Eat Less and Be Happy — Really!
New brain-imaging research reveals that small, uncertain incentives stimulate the same reward center of the brain as food
Reimann, Martin, Deborah MacInnis, and Antoine Bechara (2016). Can Smaller Meals Make You Happy? Behavioral, Neurophysiological, and Psychological Insights Into Motivating Smaller Portion Choice. The Journal of the Association for Consumer Research, 1.
Try this on for size: The Happy Meal could be the answer to our nation’s obesity epidemic. Not the actual contents of a McDonald’s kid’s meal, but the concept of it. Researchers from the University of Arizona’s Eller College of Management as well as the University of Southern California’s Marshall School of Business and Dornsife College of Letters, Arts and Sciences have found that offering a small incentive with a meal consistently motivates kids and adults to choose smaller portions.
According to functional magnetic resonance imaging (fMRI) studies, the brain responds to a small toy, gift card, or lottery ticket in the same way it does to a mouthwatering burger or cheese-slathered pizza.
Martin Reimann, assistant professor of marketing at the Eller College of Management at the University of Arizona, Deborah MacInnis, and Ramona I. Hilliard Professor of Business Administration and professor of marketing at USC Marshall; Antoine Bechara, professor of psychology at USC Dornsife, published their paper — the culmination of Reimann’s doctoral research in psychology at USC —in the Journal of the Association for Consumer Research.
In “Can Smaller Meals Make You Happy? Behavioral, Neurophysiological and Psychological Insights Into Motivating Smaller Portion Choice,” the authors offer food for thought on why we overeat and how we can be just as happy not doing it.
“Clearly, eating less is not fun for many people (and may even be a source of short-term unhappiness), as portion size restriction requires discipline and self-control,” the authors wrote. “Yet, by combining one shorter-term desire (to eat) with another shorter-term desire (to play) that in combination also address a longer-term desire (to be healthy), different sources of happiness become commensurable.”
In a series of experiments, the researchers found that the majority of children and adults chose a half-sized portion paired with a toy or monetary prize over a full-sized portion without a toy or monetary prize. The price of the two options was kept the same.
Great, right? But it gets better. Not only can a small prize motivate the healthier meal choice, but, in fact, the mere prospect of getting it is more motivating than the prize itself. In other words, the researchers found that people were more likely to choose a smaller meal for the chance to win a $10 lottery than to get a guaranteed reward. The premiums in the study were the chance to win $10, $50 or $100.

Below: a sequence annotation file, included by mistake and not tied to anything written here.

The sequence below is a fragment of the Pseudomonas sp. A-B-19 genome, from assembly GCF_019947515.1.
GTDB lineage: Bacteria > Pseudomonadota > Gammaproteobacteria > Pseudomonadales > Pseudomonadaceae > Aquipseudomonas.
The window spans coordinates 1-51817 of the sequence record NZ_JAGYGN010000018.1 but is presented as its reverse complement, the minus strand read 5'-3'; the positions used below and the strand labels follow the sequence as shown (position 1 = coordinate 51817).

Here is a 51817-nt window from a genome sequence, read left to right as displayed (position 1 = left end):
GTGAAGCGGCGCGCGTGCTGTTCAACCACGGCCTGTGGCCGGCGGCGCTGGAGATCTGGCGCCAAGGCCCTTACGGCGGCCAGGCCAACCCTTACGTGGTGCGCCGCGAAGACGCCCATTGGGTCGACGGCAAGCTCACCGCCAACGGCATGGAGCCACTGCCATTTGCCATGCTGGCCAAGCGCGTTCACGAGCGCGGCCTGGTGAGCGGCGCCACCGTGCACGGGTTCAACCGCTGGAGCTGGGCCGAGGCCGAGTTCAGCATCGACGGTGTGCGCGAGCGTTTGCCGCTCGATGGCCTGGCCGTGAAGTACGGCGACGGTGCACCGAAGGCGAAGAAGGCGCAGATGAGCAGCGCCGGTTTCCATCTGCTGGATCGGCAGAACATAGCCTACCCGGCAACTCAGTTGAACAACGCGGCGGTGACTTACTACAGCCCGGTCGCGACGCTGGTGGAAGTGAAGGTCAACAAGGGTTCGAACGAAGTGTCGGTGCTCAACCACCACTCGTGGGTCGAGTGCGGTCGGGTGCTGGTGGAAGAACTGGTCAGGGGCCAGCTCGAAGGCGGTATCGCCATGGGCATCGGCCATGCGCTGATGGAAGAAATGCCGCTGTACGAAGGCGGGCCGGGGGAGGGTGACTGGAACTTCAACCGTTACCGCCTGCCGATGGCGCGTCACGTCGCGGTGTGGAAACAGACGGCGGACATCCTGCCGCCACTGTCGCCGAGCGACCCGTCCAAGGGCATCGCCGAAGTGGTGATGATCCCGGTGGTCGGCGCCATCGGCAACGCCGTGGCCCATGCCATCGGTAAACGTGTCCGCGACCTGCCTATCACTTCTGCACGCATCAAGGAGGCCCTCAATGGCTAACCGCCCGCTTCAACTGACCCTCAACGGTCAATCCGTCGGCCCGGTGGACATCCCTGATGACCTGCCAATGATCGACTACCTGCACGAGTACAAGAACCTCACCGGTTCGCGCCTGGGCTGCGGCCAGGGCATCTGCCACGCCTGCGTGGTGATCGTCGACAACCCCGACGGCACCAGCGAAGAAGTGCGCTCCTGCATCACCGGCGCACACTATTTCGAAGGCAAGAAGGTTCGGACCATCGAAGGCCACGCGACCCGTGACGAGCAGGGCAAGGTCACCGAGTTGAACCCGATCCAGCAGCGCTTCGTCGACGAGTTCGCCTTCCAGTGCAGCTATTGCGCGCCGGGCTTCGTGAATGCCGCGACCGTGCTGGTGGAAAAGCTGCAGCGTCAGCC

“The fact that participants were willing to substitute part of a tangible food item for the mere prospect of a relatively small monetary premium is intriguing,” said Martin Reimann. “Unlike the Happy Meal, which offers a toy every time, adults were willing to sacrifice calories for a gamble,” commented Deborah MacInnis
While participants identified their choices with various foods and incentives, researchers collected neuroimaging data with fMRIs. The results showed that the combination of half-sized portion and nonfood premium activates similar areas of the brain (specifically, the striatum which is associated with reward, desire and motivation) as the full-sized portion alone.
What’s more, people were strongly motivated to choose half a burger or pizza even if they were hungry. And they didn’t compensate by eating more calories later.
Desirability of the prize also impacts motivation, the researchers found. While uncertain prizes are highly motivating, further research showed that a vague possibility of winning frequent flyer miles (You could win!) was more effective than a probable contest that listed the odds (You have a 1 in 5 chance of winning.).
“One explanation for this finding is that possible premiums may be more emotionally evocative than certainty premiums,” said Reimann. “This emotional evocation is clearly present in gambling or sports contexts, where the uncertainty of winning provides added attraction and desirability through emotional ‘rushes’ and ‘thrills.’ The possibility of receiving a premium also evokes a state of hope for the premium’s receipt — a state that is in itself psychologically rewarding.”
MacInnis, Reimann and Bechara wrote that these findings imply that individuals can reward themselves for eating less food with nonfood items. “This substitution of rewards assists consumers in staying happy and satisfied,” they said.
Individuals could also celebrate other achievements, like a job promotion, with something other than food and still be happy.
“Similarly, we recommend that parents could reward and, thus, reinforce their children’s achievements with nonfood incentives, even uncertain ones, rather than with food,” the authors wrote. “As such, parents lessen the likelihood of linking good behavior to food intake, but instead link good behavior to the receipt of a nonfood incentive and, thus, avoid overeating.”
This research suggests a win-win solution for both consumers and firms.
“Restaurants and food manufacturers are, more often than not, interested in selling more food, not less,” Antoine Bechara said. “Our research provides a simple but powerful solution to unite these two, seemingly contradictory goals of selling more versus eating less.”
This article is published in the inaugural issue of the Journal of the Association for Consumer Research entitled "The Behavioral Science of Eating." This issue has been edited by Brian Wansink of Cornell University and Koert van Ittersum of the University of Groningen.